A bed of black down

Do you know the nature of the Raven
or of the calamity he brings?
You’ll not find one who is more craven.

Stubble-chinned or clean-shaven,
he’ll beguile you with the song he sings.
Do you know the nature of the Raven?

He’ll play you on by misbehavin’:
twisting words, belying meanings.
You’ll not find one who is more craven.

Dare you bring him to your haven,
a victim of his smooth preenings.
Do you know the nature of the Raven?

He says that you’re the one who’ll save him
and pull you down beneath his wings.
You’ll not find one who is more craven.

By the morning you’ll be needing savin’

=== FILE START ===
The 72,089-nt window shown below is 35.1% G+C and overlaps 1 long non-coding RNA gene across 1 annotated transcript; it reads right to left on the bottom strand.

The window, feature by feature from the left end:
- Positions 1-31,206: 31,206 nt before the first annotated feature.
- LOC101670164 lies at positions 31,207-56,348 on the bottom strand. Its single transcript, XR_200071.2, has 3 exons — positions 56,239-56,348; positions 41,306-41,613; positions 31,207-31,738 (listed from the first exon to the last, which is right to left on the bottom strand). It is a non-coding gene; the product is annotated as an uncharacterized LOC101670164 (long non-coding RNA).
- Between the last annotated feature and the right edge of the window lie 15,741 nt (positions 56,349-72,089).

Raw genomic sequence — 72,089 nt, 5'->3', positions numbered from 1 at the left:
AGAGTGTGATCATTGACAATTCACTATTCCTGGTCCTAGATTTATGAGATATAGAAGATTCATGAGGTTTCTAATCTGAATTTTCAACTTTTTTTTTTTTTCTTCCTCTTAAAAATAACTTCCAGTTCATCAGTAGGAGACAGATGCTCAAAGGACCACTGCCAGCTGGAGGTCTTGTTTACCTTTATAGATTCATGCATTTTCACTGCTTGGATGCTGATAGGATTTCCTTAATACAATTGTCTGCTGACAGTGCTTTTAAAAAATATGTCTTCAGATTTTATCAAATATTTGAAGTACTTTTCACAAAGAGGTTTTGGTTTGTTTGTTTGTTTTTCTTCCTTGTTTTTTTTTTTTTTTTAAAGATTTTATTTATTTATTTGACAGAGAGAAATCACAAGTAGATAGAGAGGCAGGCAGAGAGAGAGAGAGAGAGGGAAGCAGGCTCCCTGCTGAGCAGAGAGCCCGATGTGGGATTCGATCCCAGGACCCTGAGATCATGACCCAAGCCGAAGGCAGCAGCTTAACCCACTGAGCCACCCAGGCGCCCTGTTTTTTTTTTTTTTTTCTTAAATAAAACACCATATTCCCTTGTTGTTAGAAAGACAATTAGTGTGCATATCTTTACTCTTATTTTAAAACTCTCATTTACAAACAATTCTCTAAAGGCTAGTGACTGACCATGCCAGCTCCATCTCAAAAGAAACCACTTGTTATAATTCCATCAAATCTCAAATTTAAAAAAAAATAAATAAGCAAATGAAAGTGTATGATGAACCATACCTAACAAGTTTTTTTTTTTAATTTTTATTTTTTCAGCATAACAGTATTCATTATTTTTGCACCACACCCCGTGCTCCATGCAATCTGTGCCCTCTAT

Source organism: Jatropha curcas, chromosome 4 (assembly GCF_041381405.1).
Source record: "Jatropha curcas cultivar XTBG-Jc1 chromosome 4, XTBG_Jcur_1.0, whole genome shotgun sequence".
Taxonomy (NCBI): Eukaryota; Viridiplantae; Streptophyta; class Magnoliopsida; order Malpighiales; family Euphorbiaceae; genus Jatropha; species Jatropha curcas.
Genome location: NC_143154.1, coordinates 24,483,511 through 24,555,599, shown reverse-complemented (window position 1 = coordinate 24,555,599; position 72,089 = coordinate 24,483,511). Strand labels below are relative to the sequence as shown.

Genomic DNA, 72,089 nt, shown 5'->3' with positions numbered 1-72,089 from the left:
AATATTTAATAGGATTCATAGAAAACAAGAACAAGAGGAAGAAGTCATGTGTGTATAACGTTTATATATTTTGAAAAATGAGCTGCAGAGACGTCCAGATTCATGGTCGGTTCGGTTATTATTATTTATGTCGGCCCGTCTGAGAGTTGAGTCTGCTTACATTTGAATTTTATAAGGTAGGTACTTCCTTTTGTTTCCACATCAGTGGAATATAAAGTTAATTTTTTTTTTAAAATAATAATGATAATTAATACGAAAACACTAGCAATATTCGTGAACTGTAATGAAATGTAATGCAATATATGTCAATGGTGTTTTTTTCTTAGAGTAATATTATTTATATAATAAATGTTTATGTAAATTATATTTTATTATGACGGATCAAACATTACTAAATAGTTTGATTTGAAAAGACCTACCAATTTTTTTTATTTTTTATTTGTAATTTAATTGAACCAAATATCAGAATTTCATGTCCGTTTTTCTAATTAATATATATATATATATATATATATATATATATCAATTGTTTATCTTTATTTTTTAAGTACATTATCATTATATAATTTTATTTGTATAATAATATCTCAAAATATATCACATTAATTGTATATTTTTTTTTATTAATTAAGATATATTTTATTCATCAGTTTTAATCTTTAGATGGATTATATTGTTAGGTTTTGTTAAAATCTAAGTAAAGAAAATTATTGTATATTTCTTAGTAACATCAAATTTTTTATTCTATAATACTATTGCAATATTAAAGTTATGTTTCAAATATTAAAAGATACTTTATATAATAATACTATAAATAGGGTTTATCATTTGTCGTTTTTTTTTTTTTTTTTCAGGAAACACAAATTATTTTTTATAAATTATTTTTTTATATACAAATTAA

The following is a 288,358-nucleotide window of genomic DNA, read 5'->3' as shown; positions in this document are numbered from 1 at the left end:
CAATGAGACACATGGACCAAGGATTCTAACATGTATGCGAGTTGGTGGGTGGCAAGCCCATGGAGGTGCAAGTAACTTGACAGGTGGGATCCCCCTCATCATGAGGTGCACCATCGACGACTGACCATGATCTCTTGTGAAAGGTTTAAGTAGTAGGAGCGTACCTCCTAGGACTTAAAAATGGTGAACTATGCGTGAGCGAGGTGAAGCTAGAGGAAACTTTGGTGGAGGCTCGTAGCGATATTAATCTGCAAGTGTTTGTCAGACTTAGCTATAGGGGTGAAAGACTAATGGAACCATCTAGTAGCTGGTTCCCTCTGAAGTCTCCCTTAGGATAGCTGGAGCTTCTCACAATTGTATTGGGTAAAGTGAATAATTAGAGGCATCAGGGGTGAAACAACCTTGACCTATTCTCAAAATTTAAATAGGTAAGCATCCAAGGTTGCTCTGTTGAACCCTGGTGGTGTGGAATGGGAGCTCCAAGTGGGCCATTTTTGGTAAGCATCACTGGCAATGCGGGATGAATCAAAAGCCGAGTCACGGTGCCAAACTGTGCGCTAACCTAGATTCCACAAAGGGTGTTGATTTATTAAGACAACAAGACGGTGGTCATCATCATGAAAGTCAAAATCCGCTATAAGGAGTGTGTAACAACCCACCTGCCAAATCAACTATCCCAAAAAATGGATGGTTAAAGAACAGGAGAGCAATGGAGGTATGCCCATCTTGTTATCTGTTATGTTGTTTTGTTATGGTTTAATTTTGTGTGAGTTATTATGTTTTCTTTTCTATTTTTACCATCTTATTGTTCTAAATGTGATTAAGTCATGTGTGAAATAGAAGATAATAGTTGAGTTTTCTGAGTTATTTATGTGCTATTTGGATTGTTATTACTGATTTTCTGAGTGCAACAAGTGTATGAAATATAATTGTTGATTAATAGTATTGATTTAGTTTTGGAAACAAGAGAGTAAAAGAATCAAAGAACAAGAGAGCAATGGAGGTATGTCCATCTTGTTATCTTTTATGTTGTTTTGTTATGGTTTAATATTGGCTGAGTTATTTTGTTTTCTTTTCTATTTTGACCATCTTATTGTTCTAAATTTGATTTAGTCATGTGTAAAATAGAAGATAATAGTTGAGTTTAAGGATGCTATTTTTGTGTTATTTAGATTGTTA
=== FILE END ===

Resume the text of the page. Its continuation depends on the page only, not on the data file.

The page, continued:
for you’ll be dancing on his strings.
Do you know the nature of the Raven –
you’ll not find one who is more craven.

The ravens’ cry

Hear now a familiar tale
of wartime pageantry.
Can you hear the ravens’ wail?

They traveled far over hill and dale
and forests ripe with trees.
Hear now a familiar tale.

Arriving at last, hearty and hale,
to fight for their country.
Can you hear the ravens’ wail?

They clashed against, with weapon and mail,
the rival infantry.
Hear now a familiar tale.

Blood quenching the ground, a hearty ale
poured from men at their knees.
Can you hear the ravens’ wail?

None were left to say which side prevailed
in that visceral sea.
Hear now a familiar tale –
can you hear the ravens’ wail?